You know how annoying it is when you’re walking down the street and someone is just dawdling in front of you like they don’t have a care in the world.
Like, you’re in a rush to get to work or you’re just walking at a normal pace to get anywhere and that one person will just be holding you up for no reason other than they’re being slow AF.
Well, now the jokes on them because research has shown fast walkers live up to 15 years longer than people who dawdle. An entire 15 years! They’re not messing about, are they.
The research, carried out by a team at Leicester University, analysed data from 474,919 people with an average age of 52 in the UK between 2006 and 2016.
The team found that, regardless of weight, those with a habitually fast walking pace have a long life expectancy – from underweight to morbidly obese.
Women who walked briskly had a life expectancy of 86.7 to 87.8 years old, whereas women who walked at a slower pace had a life expectancy of 72.4. Mens’ life expectancy dropped even lower; from 85.2 to 86.8 years at a fast pace to just 64.8 for slow walkers.
This is the first time research has associated fast walking pace with a longer life expectancy regardless of a person’s body weight or obesity status.
Professor Tom Yates, lead author of the study from the University of Leicester, said in a statement:
Our findings could help clarify the relative importance of physical fitness compared to body weight on life expectancy of individuals.
In other words, the findings suggest that perhaps physical fitness is a better indicator of life expectancy than body mass index (BMI), and that encouraging the population to engage in brisk walking may add years to their lives.
The research took data from the UK Biobank and was analysed by the National Institute for Health Research, Leicester Hospitals and the Universities of Leicester and Loughborough.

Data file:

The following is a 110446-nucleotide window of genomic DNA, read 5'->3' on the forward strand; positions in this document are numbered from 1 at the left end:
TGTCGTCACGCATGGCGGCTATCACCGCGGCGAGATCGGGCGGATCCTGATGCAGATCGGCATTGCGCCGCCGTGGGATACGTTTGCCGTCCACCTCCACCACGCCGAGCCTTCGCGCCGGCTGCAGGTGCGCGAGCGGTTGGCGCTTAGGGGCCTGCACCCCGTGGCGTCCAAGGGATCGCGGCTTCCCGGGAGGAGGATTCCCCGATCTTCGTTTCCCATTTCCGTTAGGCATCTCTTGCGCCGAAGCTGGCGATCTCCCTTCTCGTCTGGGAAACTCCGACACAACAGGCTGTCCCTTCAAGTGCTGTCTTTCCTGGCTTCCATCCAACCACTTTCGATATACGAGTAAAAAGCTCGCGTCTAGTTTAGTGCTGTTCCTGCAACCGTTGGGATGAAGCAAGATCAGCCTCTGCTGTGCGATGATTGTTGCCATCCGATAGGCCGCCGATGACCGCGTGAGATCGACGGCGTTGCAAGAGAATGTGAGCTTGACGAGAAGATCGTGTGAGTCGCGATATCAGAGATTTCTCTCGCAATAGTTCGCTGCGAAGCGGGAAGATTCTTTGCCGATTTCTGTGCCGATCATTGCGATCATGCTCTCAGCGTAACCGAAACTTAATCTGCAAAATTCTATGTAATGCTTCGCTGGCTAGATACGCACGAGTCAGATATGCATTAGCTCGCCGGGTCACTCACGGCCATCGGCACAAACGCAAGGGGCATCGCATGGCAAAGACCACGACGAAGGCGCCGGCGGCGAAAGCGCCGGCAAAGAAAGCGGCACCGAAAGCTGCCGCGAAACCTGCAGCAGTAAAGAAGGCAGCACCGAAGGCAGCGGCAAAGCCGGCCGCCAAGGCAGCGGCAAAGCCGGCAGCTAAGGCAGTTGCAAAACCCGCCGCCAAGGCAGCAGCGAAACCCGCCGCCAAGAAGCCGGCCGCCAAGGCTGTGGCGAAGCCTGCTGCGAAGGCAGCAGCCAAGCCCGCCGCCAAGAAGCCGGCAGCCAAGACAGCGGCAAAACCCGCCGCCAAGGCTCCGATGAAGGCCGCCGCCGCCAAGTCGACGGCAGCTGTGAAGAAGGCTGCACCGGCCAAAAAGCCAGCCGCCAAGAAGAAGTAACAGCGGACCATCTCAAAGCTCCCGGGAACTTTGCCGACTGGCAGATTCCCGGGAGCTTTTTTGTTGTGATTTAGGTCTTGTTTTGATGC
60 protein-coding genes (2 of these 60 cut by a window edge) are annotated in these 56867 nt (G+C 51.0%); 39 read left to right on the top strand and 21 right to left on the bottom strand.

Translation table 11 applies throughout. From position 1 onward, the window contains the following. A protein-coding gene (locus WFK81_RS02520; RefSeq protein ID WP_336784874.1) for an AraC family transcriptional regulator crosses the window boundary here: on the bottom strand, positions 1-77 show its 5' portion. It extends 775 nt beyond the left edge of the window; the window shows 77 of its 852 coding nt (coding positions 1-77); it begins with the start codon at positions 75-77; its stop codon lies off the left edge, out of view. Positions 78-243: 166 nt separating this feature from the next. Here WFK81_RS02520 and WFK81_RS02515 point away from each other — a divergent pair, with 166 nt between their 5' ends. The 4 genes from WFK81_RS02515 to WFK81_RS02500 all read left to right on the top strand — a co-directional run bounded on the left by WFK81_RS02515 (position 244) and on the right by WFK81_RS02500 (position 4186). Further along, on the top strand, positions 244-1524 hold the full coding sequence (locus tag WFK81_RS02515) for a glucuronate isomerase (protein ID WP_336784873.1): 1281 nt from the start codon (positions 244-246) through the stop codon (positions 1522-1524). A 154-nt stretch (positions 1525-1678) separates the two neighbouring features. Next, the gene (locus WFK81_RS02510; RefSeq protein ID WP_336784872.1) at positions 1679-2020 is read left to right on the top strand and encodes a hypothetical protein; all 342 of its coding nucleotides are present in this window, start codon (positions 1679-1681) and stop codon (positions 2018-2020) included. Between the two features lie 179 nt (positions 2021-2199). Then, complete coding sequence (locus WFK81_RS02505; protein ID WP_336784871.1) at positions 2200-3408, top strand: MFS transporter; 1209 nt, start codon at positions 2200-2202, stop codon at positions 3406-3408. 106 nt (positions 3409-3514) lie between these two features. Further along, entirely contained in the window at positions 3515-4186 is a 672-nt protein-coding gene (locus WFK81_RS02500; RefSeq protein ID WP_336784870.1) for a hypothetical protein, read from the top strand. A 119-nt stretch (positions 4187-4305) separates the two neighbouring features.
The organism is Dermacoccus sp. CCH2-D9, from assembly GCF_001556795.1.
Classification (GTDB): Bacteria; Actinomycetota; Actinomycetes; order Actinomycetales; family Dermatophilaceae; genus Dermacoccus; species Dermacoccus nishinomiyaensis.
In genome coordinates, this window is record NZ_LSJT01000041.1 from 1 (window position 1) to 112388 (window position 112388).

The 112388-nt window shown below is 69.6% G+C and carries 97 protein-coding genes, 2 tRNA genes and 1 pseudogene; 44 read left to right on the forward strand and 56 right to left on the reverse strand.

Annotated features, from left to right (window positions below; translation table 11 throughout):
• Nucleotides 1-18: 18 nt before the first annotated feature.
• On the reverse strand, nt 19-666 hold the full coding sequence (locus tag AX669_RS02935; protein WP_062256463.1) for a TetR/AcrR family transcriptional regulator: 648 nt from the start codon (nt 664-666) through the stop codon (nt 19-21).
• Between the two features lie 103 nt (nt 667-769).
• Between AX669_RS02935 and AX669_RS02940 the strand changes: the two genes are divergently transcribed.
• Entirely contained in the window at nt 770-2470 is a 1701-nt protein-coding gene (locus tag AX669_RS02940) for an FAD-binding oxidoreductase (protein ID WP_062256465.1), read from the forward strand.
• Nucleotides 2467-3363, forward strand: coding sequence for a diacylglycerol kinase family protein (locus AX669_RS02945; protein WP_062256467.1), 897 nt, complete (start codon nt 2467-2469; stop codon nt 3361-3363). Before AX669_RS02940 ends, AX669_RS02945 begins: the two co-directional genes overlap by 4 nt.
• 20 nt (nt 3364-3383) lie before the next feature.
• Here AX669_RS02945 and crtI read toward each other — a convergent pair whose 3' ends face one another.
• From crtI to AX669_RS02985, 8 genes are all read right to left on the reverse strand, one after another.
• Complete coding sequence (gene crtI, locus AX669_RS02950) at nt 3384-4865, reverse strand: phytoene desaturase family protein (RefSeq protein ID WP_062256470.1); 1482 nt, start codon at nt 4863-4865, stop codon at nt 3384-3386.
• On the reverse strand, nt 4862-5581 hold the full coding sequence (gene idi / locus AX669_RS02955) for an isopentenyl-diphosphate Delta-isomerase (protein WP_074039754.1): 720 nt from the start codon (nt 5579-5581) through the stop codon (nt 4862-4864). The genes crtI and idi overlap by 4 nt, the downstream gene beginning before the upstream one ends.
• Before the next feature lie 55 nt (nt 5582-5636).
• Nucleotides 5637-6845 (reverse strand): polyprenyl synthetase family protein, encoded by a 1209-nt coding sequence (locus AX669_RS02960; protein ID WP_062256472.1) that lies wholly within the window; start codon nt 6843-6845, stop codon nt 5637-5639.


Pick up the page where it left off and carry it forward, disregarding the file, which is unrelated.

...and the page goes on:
Dr Francesco Zaccardi, clinical epidemiologist at the Leicester Diabetes Centre and co-author of the study, said:
Studies published so far have mainly shown the impact of body weight and physical fitness on mortality in terms of relative risk, for example a 20 per cent relative increase of risk of death for every 5 kilograms per metres squared increase, compared to a reference value of a BMI of 25 kilograms per metres squared (the threshold BMI between normal weight and overweight).
However, it is not always easy to interpret a ‘relative risk’. Reporting in terms of life expectancy, conversely, is easier to interpret and gives a better idea of the separate and joint importance of body mass index and physical fitness.
Right guys, that’s it. I want all of you to take a break from whatever you’re doing and go for a brisk walk immediately.
No excuses, science is science.
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A Broadcast Journalism Masters graduate who went on to achieve an NCTJ level 3 Diploma in Journalism, Lucy has done stints at ITV, BBC Inside Out and Key 103. While working as a journalist for UNILAD, Lucy has reported on breaking news stories while also writing features about mental health, cervical screening awareness, and Little Mix (who she is unapologetically obsessed with).